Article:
George Orwell: The Critical Heritage

By Jeffrey Meyers | Go to book overview

however great the pains expended upon it, the idea of Room 101 and the rats will always remain comic rather than horrific.

But the last word about this book must be one of thanks, rather than of criticism: thanks for a writer who deals with the problems of the world rather than the ingrowing pains of individuals, and who is able to speak seriously and with originality of the nature of reality and the terrors of power.


79.

Harold Nicolson, Observer

12 June 1949, p. 7

Sir Harold Nicolson (1886-1968), diplomat, diarist, historian and biographer of King George V (1952).

Mr George Orwell’s latest book, Nineteen Eighty-Four, can be approached either as a novel embodying a political argument or as an indictment of materialism cast in fictional form. As a novel, it is straightforward. The hero, Winston Smith, is a civil servant verging upon middle age who is unable to adjust himself to the totalitarian system under which he works. He falls in love with a clerk in his office, is arrested for holding subversive views, and after much physical and mental suffering repudiates both his opinions and his girl. Winston Smith himself is portrayed with convincing detail; the girl, Julia, is not intended to be much more than a lay figure; and the remaining characters loom as gigantic thunder-clouds of terror or drift past the narrative, whimpering in trails of mist. The Inferno atmosphere of the story is cunningly created and well maintained.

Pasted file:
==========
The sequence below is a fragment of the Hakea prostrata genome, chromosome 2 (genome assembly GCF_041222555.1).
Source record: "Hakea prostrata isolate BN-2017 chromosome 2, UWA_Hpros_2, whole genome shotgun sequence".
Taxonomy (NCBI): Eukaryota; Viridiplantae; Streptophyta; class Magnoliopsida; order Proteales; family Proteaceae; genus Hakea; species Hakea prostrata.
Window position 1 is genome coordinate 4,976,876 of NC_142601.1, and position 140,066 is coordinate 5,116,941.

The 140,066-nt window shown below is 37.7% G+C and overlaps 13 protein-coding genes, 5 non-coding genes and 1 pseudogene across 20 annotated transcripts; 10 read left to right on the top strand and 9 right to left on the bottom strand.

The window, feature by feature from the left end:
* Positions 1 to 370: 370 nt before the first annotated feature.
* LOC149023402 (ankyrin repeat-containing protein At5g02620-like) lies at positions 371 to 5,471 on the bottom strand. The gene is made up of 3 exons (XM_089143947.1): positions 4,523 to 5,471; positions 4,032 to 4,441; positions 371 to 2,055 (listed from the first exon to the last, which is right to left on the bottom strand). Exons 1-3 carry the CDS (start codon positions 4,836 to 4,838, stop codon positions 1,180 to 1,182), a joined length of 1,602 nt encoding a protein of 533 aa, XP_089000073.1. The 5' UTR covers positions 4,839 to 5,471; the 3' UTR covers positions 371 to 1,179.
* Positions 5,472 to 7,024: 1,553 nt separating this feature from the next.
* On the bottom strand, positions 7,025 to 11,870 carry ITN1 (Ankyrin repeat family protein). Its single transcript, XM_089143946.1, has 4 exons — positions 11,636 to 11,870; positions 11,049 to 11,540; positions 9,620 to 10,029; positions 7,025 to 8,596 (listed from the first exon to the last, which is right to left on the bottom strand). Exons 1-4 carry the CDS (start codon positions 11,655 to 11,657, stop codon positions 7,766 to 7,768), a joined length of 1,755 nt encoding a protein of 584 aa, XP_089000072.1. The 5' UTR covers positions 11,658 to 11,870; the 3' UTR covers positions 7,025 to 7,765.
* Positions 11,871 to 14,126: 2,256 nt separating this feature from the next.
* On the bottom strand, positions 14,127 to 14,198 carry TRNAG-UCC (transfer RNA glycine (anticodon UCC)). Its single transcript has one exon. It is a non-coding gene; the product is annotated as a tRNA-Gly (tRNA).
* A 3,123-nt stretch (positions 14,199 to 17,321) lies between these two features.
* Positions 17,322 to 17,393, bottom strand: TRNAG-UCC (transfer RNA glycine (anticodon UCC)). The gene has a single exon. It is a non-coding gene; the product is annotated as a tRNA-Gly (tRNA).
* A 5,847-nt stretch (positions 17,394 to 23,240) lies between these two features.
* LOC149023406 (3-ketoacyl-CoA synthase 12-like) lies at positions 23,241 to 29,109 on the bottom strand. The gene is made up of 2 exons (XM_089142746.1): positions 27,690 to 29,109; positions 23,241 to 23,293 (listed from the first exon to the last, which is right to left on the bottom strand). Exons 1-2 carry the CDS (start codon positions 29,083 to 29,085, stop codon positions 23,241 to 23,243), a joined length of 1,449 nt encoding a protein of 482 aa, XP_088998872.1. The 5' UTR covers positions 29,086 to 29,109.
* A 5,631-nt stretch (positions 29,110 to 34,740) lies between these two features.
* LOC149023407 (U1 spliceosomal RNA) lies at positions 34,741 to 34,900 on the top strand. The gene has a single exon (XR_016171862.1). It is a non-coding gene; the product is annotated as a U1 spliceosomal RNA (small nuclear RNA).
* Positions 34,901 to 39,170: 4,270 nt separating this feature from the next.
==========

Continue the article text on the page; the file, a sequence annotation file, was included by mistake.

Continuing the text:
Mr Orwell’s purpose, however, was not to compose a romance with an unhappy ending. He set out to write a cautionary tale, by which to convince us of the terrible results which will follow if through inattention we allow our humanistic heritage to be submerged in a flood of materialism.

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